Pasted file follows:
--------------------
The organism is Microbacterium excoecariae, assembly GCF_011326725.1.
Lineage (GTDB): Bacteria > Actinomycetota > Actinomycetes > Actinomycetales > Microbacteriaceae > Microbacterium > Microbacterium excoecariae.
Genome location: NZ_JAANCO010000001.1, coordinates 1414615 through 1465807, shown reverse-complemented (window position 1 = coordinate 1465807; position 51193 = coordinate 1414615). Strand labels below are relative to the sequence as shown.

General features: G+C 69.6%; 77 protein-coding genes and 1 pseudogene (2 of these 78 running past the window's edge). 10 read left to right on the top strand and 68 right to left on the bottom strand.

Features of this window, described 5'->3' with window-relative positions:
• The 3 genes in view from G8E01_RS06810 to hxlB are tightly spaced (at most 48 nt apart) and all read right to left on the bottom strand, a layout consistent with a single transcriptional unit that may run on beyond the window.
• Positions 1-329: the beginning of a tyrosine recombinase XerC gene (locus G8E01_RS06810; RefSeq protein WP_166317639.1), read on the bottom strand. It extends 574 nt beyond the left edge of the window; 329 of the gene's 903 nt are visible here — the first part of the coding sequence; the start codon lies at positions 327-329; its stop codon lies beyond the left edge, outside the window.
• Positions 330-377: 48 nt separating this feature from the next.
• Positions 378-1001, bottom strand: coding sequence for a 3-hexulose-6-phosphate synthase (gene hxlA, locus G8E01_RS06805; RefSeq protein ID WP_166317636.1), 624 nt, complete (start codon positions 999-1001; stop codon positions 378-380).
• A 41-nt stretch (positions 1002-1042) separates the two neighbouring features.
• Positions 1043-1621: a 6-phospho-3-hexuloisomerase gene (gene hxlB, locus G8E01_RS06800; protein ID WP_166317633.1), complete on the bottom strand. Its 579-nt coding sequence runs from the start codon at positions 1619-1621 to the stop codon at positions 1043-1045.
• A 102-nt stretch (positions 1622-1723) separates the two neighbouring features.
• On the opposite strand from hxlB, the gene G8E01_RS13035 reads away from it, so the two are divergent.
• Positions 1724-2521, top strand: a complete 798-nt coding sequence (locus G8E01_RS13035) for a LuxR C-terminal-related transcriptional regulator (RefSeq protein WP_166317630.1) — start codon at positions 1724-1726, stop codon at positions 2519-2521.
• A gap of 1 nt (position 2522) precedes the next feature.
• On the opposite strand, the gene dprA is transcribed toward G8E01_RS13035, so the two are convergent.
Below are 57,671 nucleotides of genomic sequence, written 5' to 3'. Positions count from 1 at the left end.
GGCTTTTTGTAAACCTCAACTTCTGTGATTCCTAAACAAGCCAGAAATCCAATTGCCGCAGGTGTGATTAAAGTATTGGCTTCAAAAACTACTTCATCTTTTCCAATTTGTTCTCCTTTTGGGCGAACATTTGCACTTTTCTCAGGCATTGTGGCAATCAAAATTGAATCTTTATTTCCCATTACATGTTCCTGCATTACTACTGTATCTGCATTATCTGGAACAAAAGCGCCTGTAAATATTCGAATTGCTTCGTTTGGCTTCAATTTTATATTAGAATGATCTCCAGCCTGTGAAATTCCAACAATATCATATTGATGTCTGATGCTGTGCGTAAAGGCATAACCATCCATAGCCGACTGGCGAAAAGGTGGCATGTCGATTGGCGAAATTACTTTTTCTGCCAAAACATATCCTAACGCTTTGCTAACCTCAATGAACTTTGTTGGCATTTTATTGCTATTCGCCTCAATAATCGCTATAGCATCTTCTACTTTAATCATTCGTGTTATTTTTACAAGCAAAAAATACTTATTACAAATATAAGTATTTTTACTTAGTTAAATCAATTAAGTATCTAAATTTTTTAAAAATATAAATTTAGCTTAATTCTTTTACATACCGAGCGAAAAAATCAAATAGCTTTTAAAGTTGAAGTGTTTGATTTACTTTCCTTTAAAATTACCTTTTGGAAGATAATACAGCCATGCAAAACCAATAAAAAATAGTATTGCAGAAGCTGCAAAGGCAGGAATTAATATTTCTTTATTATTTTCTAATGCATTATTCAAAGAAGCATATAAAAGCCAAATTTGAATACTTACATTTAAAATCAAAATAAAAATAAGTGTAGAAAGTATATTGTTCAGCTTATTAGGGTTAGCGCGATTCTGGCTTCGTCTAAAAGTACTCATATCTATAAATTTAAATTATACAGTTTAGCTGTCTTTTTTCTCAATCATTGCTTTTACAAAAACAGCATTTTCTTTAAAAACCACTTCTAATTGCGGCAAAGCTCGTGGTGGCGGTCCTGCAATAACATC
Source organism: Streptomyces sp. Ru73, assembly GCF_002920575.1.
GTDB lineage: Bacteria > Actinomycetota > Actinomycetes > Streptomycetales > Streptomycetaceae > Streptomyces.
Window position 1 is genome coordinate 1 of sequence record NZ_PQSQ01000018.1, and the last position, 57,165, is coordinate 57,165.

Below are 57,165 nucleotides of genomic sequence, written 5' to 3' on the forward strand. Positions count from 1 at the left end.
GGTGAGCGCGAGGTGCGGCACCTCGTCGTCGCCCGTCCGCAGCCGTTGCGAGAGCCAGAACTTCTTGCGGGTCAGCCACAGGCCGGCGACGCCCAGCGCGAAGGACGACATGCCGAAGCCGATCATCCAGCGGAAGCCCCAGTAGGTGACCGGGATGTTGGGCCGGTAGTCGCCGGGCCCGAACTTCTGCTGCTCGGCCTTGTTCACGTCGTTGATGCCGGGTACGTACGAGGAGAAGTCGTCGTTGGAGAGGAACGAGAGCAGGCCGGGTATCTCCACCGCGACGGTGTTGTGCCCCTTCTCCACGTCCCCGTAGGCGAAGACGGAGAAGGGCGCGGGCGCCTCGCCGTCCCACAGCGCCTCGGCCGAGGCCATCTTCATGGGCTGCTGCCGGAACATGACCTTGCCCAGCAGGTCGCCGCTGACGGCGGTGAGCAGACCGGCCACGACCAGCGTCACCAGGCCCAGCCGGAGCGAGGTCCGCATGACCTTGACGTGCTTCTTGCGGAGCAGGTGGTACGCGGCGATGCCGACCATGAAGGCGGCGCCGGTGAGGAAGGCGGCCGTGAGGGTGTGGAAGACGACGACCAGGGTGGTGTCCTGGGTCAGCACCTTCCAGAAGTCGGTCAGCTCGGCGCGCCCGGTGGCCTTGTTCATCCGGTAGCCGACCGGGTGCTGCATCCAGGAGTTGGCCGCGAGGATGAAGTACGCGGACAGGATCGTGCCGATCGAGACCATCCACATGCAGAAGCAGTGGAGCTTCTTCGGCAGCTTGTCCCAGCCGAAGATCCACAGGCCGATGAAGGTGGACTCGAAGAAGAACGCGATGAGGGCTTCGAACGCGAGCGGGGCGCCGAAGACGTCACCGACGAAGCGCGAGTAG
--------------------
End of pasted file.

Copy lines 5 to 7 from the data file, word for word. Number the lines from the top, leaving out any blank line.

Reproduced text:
Features of this window, described 5'->3' with window-relative positions:
• The 3 genes in view from G8E01_RS06810 to hxlB are tightly spaced (at most 48 nt apart) and all read right to left on the bottom strand, a layout consistent with a single transcriptional unit that may run on beyond the window.
• Positions 1-329: the beginning of a tyrosine recombinase XerC gene (locus G8E01_RS06810; RefSeq protein WP_166317639.1), read on the bottom strand. It extends 574 nt beyond the left edge of the window; 329 of the gene's 903 nt are visible here — the first part of the coding sequence; the start codon lies at positions 327-329; its stop codon lies beyond the left edge, outside the window.